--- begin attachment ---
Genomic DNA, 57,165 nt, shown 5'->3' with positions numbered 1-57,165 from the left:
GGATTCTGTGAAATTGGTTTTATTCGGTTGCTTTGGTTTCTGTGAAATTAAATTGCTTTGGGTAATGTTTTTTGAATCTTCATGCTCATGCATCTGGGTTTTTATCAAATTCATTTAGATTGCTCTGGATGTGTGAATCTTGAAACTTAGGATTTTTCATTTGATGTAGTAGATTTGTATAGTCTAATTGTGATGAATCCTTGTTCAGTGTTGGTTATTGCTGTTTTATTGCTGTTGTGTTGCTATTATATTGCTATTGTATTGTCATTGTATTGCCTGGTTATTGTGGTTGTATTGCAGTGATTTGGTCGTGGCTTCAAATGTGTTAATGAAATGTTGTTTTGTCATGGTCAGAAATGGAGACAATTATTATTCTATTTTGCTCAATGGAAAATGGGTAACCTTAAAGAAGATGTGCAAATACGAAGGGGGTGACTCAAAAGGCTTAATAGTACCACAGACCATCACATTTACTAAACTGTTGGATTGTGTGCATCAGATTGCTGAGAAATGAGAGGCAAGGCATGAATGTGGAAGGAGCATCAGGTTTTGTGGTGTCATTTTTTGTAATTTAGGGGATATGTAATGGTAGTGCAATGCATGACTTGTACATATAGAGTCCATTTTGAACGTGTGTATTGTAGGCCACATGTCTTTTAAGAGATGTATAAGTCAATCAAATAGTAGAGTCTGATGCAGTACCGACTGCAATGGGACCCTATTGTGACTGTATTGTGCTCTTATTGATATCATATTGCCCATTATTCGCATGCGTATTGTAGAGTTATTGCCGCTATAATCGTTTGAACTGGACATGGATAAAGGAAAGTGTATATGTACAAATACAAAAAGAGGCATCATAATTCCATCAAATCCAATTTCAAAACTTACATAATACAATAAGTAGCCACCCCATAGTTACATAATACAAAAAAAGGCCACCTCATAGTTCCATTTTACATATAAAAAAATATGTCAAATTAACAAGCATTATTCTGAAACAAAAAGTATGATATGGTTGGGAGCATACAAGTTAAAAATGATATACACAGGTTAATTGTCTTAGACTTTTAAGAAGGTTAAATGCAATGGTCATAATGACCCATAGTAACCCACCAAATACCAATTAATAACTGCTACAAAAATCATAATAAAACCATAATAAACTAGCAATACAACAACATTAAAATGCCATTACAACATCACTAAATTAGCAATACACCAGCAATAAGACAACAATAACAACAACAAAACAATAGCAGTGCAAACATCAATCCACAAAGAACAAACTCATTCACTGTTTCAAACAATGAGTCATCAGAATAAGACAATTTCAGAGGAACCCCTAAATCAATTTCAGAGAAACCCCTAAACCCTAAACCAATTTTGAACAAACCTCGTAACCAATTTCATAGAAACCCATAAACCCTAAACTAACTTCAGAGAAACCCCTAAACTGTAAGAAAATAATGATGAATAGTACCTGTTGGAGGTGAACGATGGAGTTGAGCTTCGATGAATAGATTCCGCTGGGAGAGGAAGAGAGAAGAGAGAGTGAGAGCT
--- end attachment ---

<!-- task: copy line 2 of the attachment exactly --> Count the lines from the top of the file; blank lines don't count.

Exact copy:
GGATTCTGTGAAATTGGTTTTATTCGGTTGCTTTGGTTTCTGTGAAATTAAATTGCTTTGGGTAATGTTTTTTGAATCTTCATGCTCATGCATCTGGGTTTTTATCAAATTCATTTAGATTGCTCTGGATGTGTGAATCTTGAAACTTAGGATTTTTCATTTGATGTAGTAGATTTGTATAGTCTAATTGTGATGAATCCTTGTTCAGTGTTGGTTATTGCTGTTTTATTGCTGTTGTGTTGCTATTATATTGCTATTGTATTGTCATTGTATTGCCTGGTTATTGTGGTTGTATTGCAGTGATTTGGTCGTGGCTTCAAATGTGTTAATGAAATGTTGTTTTGTCATGGTCAGAAATGGAGACAATTATTATTCTATTTTGCTCAATGGAAAATGGGTAACCTTAAAGAAGATGTGCAAATACGAAGGGGGTGACTCAAAAGGCTTAATAGTACCACAGACCATCACATTTACTAAACTGTTGGATTGTGTGCATCAGATTGCTGAGAAATGAGAGGCAAGGCATGAATGTGGAAGGAGCATCAGGTTTTGTGGTGTCATTTTTTGTAATTTAGGGGATATGTAATGGTAGTGCAATGCATGACTTGTACATATAGAGTCCATTTTGAACGTGTGTATTGTAGGCCACATGTCTTTTAAGAGATGTATAAGTCAATCAAATAGTAGAGTCTGATGCAGTACCGACTGCAATGGGACCCTATTGTGACTGTATTGTGCTCTTATTGATATCATATTGCCCATTATTCGCATGCGTATTGTAGAGTTATTGCCGCTATAATCGTTTGAACTGGACATGGATAAAGGAAAGTGTATATGTACAAATACAAAAAGAGGCATCATAATTCCATCAAATCCAATTTCAAAACTTACATAATACAATAAGTAGCCACCCCATAGTTACATAATACAAAAAAAGGCCACCTCATAGTTCCATTTTACATATAAAAAAATATGTCAAATTAACAAGCATTATTCTGAAACAAAAAGTATGATATGGTTGGGAGCATACAAGTTAAAAATGATATACACAGGTTAATTGTCTTAGACTTTTAAGAAGGTTAAATGCAATGGTCATAATGACCCATAGTAACCCACCAAATACCAATTAATAACTGCTACAAAAATCATAATAAAACCATAATAAACTAGCAATACAACAACATTAAAATGCCATTACAACATCACTAAATTAGCAATACACCAGCAATAAGACAACAATAACAACAACAAAACAATAGCAGTGCAAACATCAATCCACAAAGAACAAACTCATTCACTGTTTCAAACAATGAGTCATCAGAATAAGACAATTTCAGAGGAACCCCTAAATCAATTTCAGAGAAACCCCTAAACCCTAAACCAATTTTGAACAAACCTCGTAACCAATTTCATAGAAACCCATAAACCCTAAACTAACTTCAGAGAAACCCCTAAACTGTAAGAAAATAATGATGAATAGTACCTGTTGGAGGTGAACGATGGAGTTGAGCTTCGATGAATAGATTCCGCTGGGAGAGGAAGAGAGAAGAGAGAGTGAGAGCT